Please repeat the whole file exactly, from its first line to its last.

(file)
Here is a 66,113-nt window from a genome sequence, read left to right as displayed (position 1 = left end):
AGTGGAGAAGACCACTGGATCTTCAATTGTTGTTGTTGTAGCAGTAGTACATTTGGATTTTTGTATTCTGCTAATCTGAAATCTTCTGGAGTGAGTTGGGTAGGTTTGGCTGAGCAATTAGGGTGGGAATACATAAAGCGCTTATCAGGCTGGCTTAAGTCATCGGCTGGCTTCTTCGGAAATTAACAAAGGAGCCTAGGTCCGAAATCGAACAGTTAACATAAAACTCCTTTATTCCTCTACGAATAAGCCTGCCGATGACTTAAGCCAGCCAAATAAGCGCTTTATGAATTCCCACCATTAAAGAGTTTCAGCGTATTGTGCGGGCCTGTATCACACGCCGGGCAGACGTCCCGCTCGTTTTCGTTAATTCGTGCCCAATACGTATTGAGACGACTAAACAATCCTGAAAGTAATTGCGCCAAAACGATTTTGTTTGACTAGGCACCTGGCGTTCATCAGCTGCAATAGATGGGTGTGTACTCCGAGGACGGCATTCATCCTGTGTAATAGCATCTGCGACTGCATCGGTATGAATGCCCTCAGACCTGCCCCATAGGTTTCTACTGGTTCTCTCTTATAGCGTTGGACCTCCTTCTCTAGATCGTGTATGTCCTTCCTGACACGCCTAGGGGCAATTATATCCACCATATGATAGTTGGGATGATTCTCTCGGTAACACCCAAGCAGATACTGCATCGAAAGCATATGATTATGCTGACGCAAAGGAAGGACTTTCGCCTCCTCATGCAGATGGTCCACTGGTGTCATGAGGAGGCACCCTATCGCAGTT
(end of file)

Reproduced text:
Here is a 66,113-nt window from a genome sequence, read left to right as displayed (position 1 = left end):
AGTGGAGAAGACCACTGGATCTTCAATTGTTGTTGTTGTAGCAGTAGTACATTTGGATTTTTGTATTCTGCTAATCTGAAATCTTCTGGAGTGAGTTGGGTAGGTTTGGCTGAGCAATTAGGGTGGGAATACATAAAGCGCTTATCAGGCTGGCTTAAGTCATCGGCTGGCTTCTTCGGAAATTAACAAAGGAGCCTAGGTCCGAAATCGAACAGTTAACATAAAACTCCTTTATTCCTCTACGAATAAGCCTGCCGATGACTTAAGCCAGCCAAATAAGCGCTTTATGAATTCCCACCATTAAAGAGTTTCAGCGTATTGTGCGGGCCTGTATCACACGCCGGGCAGACGTCCCGCTCGTTTTCGTTAATTCGTGCCCAATACGTATTGAGACGACTAAACAATCCTGAAAGTAATTGCGCCAAAACGATTTTGTTTGACTAGGCACCTGGCGTTCATCAGCTGCAATAGATGGGTGTGTACTCCGAGGACGGCATTCATCCTGTGTAATAGCATCTGCGACTGCATCGGTATGAATGCCCTCAGACCTGCCCCATAGGTTTCTACTGGTTCTCTCTTATAGCGTTGGACCTCCTTCTCTAGATCGTGTATGTCCTTCCTGACACGCCTAGGGGCAATTATATCCACCATATGATAGTTGGGATGATTCTCTCGGTAACACCCAAGCAGATACTGCATCGAAAGCATATGATTATGCTGACGCAAAGGAAGGACTTTCGCCTCCTCATGCAGATGGTCCACTGGTGTCATGAGGAGGCACCCTATCGCAGTT